“We extend our deepest sympathies to the members of Oklahoma Education Association, who have lost students, friends, and colleagues. The more than 3 million members of the NEA family stand ready to help OEA and the Moore, Okla., community however we can in the days and weeks ahead,” said Van Roekel.

Wednesday, May 22, 2013

Fix School Discipline

antiracismdsa: Fix School Discipline: Cornerstone Theater Co. & The California Endowment Present
 Talk it Out: A Community Conversation to Fix School Discipline

Census Bureau ranks California 36th in school spending

California’s  per-pupil spending was $1,421 below the national average in 2011, placing  it 36th in the nation according to a just released report Public Education Finances 2011, by the Census Bureau.
In 2007/2008 California spent $9,158 per pupil, before the economic crisis, and in 2008/2009, we  spent $7,712 per pupil. This year’s budget proposal   does not return school funding to the pre crisis level.
Gov. Brown currently  proposes  to  change  how state and local school funds are distributed in  the state budget.   He proposes to  give more dollars  to districts with large numbers of poor and/or English-learner students.  The Governor’s  latest budget proposal recommends  per-pupil spending in 2011-12 from state and local revenues at $7,175 ( not including federal funds).  The voters passed Propositions 30 and 39, which made additional state available.
There are currently active law suites challenging the adequacy of California school finance.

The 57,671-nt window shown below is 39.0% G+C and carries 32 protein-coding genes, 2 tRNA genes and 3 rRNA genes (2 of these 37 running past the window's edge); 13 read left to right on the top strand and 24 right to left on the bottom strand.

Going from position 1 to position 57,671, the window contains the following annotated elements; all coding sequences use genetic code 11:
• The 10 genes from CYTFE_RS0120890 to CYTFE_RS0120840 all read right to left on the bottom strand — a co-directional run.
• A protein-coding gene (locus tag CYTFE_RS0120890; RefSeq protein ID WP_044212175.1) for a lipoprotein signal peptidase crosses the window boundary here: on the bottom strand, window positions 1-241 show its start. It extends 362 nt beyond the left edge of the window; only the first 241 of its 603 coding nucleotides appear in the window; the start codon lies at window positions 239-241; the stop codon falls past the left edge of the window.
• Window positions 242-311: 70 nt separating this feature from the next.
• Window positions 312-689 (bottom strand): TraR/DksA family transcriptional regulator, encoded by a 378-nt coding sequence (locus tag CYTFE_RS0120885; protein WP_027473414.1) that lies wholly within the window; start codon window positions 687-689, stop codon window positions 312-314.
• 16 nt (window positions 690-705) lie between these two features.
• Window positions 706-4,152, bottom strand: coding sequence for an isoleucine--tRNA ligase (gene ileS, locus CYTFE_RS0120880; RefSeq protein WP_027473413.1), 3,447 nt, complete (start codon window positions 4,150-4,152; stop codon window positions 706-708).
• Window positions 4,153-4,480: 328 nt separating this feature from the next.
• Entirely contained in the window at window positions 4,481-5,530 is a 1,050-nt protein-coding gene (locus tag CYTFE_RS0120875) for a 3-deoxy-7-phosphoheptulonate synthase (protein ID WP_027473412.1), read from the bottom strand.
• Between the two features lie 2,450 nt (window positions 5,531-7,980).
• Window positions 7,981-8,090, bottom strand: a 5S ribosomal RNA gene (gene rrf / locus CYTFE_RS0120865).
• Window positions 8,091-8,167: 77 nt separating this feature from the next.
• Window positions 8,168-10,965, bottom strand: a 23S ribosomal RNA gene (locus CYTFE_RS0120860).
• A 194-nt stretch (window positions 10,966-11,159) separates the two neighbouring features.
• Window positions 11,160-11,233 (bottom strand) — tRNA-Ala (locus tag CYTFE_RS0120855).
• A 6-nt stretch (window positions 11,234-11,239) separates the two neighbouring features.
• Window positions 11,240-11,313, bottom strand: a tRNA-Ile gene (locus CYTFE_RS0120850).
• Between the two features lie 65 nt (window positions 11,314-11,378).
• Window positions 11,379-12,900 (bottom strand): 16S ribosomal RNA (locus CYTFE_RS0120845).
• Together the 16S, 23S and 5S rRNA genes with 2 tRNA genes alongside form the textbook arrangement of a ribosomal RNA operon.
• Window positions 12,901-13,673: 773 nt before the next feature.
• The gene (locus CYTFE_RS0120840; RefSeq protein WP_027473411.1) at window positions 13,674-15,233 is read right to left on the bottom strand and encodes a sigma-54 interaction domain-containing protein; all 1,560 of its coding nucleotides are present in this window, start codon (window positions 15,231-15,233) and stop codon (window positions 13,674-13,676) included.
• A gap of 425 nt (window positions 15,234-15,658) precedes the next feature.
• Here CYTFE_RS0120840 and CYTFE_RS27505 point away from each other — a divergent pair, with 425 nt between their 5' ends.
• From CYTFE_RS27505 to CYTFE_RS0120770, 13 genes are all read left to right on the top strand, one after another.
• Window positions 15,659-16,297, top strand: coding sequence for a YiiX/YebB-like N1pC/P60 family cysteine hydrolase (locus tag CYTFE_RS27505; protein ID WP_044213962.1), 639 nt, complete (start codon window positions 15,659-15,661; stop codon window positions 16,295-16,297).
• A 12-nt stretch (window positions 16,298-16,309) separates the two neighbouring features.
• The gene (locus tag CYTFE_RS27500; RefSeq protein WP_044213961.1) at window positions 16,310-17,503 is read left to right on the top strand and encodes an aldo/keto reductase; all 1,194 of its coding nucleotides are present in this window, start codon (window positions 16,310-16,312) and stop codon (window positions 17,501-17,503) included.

Tuesday, May 21, 2013

Chicago Teachers' Union continues the struggle for equal schools

New Report Unravels the Sordid History of Racial Segregation in Chicago Public Schools

BY CTU RESEARCH  |  05/17/2013
CHICAGO—On what is the 59th anniversary of the U.S. Supreme Court’s landmark Brown v. Board of Education decision, the Chicago Teachers Union (CTU) today released a report on the history of disruptive actions against communities of color by Chicago Public Schools (CPS), exemplified by school closings that intensify the harmful effects of segregated schools and neighborhoods. The study, titled Still Separate, Still Unequal, acknowledges the deep segregation that exists in Chicago, but states that segregation is exacerbated by flawed education reform policies and assaults on communities that have long borne the brunt of its harmful effects.
The 1954 Brown v. Board of Education decision was one of the most successful victories of the modern Civil Rights Movement. The ruling declared segregation in U.S. public schools unconstitutional, saying it violated the “equal protection under the law” clause of the Fourteenth Amendment of the U.S. Constitution.